Some Typical Images
Kite photography enthusiasts set out to capture interesting or historic
scenes from the air. Maybe an unusual landscape with features that can
only be seen from the air. Perhaps a famous castle or an interesting
modern building complex.
With a light enough camera, you could even use a home-made kite like the Dowel Rokkaku or other kites in those eBooks over there on the right.
Web-surfing for aerial photos one day, one photograph really caught my eye...
It was an air-to-air shot of a big flow-form kite at a kite
festival. The flying kite takes up most of the frame, with the beach and
ant-like crowd far below. This is a reversal of the usual 'people on
the sand, with kites far away in the sky'!
The book Saltscapes: The Kite Aerial Photography of Cris Benton
on Amazon shows how great photography can be performed from the vantage point of a flying kite. The reviewers loved this book!
Looking around at some KAP images on the web, I found that many hobbyists have a fascination with photographing themselves from the kite while it is still very low!
Another quite common class of shot is the architectural view. Nice
buildings from unusual angles in other words! Or perhaps spectacular
buildings, extremely old buildings, buildings in magnificent settings.
And so on. Aerial photography using kites is open to a lot of
Others are even more creative and try hard to make artistic
statements with their best pictures. For example, a collection of
brightly colored sailing boat sails on the beach, with the boats
themselves largely hidden. Sometimes, fish-eye lenses are used to good
effect, and filters can completely alter the tone of the scene. The
artistry can be more important than the subject matter, in some cases.
Talking about boats, here's an interesting aerial shot of hulls from an unusual angle...
Photo courtesy of G. F.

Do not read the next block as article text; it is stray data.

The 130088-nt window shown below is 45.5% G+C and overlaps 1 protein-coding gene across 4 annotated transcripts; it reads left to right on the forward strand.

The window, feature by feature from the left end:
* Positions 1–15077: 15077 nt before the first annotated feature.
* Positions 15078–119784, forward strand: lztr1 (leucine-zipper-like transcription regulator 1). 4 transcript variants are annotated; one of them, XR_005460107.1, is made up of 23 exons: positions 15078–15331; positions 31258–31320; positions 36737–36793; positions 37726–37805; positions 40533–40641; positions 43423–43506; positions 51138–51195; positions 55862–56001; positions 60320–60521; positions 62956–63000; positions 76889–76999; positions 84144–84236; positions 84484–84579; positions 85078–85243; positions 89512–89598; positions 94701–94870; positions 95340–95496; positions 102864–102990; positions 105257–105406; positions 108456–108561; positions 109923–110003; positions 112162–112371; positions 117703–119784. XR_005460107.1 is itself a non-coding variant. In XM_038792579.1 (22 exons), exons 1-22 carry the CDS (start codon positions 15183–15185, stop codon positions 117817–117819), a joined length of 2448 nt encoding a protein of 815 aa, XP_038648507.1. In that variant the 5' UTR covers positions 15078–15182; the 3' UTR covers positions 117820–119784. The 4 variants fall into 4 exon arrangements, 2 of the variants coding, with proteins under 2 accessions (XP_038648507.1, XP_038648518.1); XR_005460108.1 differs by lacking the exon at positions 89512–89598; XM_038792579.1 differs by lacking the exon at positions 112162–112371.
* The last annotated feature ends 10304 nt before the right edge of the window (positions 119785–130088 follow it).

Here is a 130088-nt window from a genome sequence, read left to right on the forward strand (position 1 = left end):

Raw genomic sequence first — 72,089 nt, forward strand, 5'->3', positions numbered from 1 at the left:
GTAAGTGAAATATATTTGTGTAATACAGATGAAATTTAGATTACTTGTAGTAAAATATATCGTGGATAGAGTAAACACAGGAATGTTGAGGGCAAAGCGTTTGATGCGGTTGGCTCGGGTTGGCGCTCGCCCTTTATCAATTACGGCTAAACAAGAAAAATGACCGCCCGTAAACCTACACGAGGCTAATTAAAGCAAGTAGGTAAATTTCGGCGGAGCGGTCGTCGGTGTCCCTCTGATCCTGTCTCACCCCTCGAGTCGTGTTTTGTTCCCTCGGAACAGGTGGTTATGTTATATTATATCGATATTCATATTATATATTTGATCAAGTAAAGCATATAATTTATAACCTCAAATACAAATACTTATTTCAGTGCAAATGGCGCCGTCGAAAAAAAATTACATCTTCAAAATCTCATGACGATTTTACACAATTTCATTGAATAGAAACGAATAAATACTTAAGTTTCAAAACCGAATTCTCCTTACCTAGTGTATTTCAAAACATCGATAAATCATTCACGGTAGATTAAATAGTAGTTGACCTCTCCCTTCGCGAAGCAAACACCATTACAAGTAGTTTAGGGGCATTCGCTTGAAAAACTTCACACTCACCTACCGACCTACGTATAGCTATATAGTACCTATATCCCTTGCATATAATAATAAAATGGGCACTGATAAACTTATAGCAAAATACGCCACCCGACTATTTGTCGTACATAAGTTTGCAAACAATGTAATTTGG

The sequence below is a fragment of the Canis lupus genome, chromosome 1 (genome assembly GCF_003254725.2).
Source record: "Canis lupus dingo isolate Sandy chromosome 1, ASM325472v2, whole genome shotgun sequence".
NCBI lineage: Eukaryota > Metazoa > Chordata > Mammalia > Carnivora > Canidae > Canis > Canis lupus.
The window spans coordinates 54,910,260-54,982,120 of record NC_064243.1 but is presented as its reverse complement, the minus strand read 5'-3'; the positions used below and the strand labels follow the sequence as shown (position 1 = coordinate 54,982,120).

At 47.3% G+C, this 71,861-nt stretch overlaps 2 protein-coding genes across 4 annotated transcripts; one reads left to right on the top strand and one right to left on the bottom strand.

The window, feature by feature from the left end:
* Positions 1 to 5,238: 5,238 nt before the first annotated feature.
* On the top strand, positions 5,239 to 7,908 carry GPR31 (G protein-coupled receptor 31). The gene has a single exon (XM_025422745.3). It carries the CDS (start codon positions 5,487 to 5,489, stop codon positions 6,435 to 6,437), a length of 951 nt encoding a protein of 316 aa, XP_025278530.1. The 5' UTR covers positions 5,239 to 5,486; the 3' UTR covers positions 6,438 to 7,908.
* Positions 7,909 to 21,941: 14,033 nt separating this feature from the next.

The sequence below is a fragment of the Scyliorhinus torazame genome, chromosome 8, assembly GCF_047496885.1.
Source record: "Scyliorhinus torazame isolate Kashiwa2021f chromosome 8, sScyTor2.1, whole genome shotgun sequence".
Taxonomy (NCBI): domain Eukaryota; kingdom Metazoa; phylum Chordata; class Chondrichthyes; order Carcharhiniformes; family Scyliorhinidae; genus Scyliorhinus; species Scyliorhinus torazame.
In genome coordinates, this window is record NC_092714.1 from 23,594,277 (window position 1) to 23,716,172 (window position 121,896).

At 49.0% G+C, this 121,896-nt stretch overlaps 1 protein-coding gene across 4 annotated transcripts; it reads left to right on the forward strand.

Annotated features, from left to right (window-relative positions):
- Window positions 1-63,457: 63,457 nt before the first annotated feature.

Digital cameras are widely used in aerial photography using kites. In fact,
their use in KAP has pretty much stayed in step with their popularity
with the general public. Initially, the cheaper cameras just couldn't
take a decent picture compared to a 35mm film camera. As we all know,
that is not the case now! A large and growing number of people
world-wide are enthusiastically snapping digital pictures.
You might have noticed that this site has a monthly newsletter...
For single-line kite fliers and builders, it's always been a good read. But if you are interested in KAP and/or large home-made kites you won't want to miss it!
So sign up today, and download the free 95-page e-book "What Kite Is That?" straight away. Info-packed and fully photo-illustrated.
And there are even more free resources, such as a kite-making e-course, waiting for you in the next issue of this newsletter.
Aug 20, 14 03:30 AM
A new page going up soon on this site will feature some discussion on using a Kite Log. Just as pilots of all types of aircraft log their hours, so do some fliers with kites at the larger end of the scale. According to one site visitor who contacted me, more of us should be keeping logs!
Accordingly, I have put together a small PDF and called it a Kite Log Book Sheet. Today, with a log sheet printout in a pocket, I went out with the Multi-Dowel Diamond kite to test it. The log sheet that is, not the kite ;-)
The breeze was very light to begin with and the big Diamond had a brief flight to about 100 feet before sinking back to the grass.
On a second attempt the kite managed to stay in the air. But not without a lot of help from the guy working the line down below! With plenty of weak convection going on, there were periods of faster air and areas of rising air coming through occasionally.
Eventually I worked the kite up higher and managed to get 75 meters (250 feet) of line out.
Some video was taken as the Multi-Dowel Diamond kite drifted slowly this way and that at about 50 degrees of line angle. A tension test revealed that the kite was only pulling 2.5 kg at most.
In fact, on my first attempt to measure the tension, the kite sank out to within a meter (3 feet) of the ground. I promptly put down the scales and hauled the Diamond back up again!
Time was limited, as usual, so the kite was soon being pulled down. Otherwise, it might have stayed up for another 20 minutes or so without any intervention.
About This Post: These days, most flight reports are in the short format you've just seen, above. However, longer format reports are done occasionally, which also feature photos and video taken on the day. Here is a link to all those full flight report pages on this site.
Apologies for this site's current lack of video when viewed on mobile devices...
For now, please view this site on a Desktop or Laptop computer to see the videos. And there's plenty of them!
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